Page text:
To see how this plays out year by year, we then break out your cash flows. This allows you to see your expenses, income, social security, assets, and more all in one place. It’s a great tool for long-term planning, since it’ll show you where you need extra planning. For example, our case study couple will not yet have access to Medicare when they retire, so they need to plan in spending for a health plan (roughly $700-800 a month per person). With this budget, we’ll set up projected yearly cash flow, accounting for inflation (assuming an average 3% inflation), and tracking the average return on your spendable assets (assuming a conservative 6% rate of return). When our case couple hits 67, they begin collecting Social Security, and we track that as well. It’s extremely helpful to see how your money works throughout the year, including a 2% cost of living adjustment on Social Security Benefits.
For our case study couple, they’re projected to exhaust their spendable assets in 2042, in their seventies. However, they still have significant home equity. This focuses on some future decision points, where they might need to downsize and sell to draw on their home equity later in retirement or get a line of credit on the house.
Our Case Study: The Verdict
At REAP financial, we want you to go into retirement with confidence and enough assets to live out your retirement to the fullest. For our case study couple, we would not recommend retirement at this time. Running out of spendable assets in their seventies, even if they pull money out of their house, they won’t have a stable cash flow into their later years with their current lifestyle and budget.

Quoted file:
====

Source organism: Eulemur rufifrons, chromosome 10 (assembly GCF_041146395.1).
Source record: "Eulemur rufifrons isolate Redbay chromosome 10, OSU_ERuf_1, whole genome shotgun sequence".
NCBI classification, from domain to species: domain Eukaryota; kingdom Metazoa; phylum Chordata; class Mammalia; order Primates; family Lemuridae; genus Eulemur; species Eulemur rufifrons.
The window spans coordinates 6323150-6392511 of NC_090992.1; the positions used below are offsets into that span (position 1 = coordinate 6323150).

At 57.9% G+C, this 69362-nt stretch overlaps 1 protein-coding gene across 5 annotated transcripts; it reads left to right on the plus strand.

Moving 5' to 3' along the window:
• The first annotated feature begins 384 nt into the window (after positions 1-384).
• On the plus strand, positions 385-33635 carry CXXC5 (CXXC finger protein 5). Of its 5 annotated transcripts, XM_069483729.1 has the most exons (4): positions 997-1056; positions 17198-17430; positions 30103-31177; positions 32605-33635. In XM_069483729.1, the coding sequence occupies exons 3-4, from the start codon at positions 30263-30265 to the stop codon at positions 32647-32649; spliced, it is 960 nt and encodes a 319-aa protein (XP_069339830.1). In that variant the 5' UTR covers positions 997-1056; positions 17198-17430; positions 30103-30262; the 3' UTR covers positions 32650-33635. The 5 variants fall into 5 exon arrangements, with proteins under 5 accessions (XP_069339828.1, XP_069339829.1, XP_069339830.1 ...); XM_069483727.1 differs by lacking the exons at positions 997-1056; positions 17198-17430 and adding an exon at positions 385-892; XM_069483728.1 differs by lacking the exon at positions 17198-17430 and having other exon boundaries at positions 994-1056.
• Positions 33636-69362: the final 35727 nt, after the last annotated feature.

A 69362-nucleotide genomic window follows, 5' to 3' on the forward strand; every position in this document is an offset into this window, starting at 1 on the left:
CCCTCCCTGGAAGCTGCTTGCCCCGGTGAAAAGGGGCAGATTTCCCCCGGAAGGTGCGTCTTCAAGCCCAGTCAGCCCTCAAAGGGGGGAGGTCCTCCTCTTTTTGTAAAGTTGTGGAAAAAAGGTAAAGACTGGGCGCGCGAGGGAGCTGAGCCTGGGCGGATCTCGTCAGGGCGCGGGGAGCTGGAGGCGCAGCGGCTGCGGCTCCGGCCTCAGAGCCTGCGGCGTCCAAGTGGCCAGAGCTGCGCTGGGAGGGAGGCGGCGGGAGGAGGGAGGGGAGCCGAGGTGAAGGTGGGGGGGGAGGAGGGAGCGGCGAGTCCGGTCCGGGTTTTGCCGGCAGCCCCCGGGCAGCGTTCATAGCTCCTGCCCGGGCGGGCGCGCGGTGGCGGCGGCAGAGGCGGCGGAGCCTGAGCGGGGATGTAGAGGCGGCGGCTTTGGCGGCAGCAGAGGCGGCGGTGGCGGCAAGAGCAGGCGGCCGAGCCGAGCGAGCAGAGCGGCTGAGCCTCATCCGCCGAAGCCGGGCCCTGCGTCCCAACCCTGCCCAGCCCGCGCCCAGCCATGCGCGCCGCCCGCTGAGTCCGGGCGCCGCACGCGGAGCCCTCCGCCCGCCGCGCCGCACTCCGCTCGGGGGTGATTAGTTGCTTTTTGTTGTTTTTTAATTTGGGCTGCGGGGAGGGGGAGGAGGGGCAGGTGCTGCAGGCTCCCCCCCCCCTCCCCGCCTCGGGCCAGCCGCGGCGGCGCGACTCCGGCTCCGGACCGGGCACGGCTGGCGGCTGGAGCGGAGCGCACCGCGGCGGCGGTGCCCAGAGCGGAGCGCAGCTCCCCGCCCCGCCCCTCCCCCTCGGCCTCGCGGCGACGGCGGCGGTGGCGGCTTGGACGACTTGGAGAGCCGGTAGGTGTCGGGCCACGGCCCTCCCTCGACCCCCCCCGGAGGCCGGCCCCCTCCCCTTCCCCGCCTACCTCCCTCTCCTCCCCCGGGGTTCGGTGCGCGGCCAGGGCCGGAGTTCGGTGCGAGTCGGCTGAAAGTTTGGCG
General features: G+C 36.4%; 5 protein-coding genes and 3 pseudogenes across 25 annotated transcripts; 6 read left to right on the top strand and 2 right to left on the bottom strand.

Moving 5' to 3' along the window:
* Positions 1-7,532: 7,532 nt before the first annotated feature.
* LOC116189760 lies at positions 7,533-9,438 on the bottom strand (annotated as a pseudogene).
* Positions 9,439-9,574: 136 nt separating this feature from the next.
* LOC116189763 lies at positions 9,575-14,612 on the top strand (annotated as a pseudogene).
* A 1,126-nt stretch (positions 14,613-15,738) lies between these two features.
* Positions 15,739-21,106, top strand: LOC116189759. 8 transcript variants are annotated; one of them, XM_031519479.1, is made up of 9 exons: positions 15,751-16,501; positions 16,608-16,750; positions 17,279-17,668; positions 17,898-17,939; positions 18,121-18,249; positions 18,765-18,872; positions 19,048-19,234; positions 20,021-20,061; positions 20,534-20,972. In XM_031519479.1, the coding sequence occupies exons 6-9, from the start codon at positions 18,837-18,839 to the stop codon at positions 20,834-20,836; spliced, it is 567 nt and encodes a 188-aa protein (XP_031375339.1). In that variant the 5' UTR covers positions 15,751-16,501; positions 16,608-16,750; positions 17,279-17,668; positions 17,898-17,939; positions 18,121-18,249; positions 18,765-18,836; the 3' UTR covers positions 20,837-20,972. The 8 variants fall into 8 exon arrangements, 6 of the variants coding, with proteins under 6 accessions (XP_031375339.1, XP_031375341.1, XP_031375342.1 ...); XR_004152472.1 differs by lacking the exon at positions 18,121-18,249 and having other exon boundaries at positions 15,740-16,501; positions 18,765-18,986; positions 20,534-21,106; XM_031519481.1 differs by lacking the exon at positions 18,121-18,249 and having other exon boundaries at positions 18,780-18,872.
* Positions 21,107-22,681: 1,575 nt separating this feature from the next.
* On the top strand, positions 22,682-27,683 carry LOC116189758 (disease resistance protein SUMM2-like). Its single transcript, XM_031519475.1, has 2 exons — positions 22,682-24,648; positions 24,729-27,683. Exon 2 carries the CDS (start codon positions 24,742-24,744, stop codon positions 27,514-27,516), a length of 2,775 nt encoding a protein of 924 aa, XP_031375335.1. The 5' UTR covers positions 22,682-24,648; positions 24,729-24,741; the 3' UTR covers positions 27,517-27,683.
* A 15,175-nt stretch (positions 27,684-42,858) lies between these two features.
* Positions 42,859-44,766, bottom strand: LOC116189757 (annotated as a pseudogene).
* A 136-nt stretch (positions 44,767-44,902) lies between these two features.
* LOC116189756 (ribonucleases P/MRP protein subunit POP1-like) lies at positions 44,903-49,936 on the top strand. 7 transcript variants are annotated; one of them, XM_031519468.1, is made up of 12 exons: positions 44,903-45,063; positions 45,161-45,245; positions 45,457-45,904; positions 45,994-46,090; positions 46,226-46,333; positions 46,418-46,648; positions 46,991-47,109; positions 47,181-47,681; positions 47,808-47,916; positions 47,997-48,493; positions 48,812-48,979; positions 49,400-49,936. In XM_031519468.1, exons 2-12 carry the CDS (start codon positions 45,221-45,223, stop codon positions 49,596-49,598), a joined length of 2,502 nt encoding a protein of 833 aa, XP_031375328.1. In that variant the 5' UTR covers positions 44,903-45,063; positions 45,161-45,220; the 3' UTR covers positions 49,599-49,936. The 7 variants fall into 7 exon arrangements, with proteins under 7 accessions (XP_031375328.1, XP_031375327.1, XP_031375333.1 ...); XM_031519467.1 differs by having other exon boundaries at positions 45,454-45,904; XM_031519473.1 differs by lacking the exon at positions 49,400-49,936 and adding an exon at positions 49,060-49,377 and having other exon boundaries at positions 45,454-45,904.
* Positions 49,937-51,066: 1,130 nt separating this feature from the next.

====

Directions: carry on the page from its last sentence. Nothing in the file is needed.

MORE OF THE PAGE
A lot of people feel success is dictated by the amount they’ve saved, the rate of return, or the rate of inflation. However, the most important number in your retirement plan is your budget. At the end of your working life, you’re likely not living on a budget, but when you no longer have that steady income monitoring your budget is crucial. If you plan your budget carefully, you can plan your cash flow, so that you never have to worry about running out of money.
The Most Important Part of Your Retirement Plan: the Budget
Let’s go back to our case study to think through how impactful your budget can be in retirement. In our example, the family started out with a budget of $9,500 per month at retirement age, and they’re projected to run out of spendable assets in 2042. However, if we take the same couple and reduce their starting monthly budget to $8,200, it’s a very different story. With this new budget, holding everything else equal, the family will not run out of spendable assets until 2049, when they are 84. This is a substantial improvement. However, it may still not be enough to guarantee their retirement funds will last their whole lives.
Today, in the United States, the average lifespan of a man is 88 years and of a woman in 92 years. When we’re modeling these scenarios, we want to make sure you have enough money to carry you through your whole lifespan. For this couple to retire with confidence to know they’ll have enough money to live comfortably in those later years and retire in 2024, we have to look at the budget again.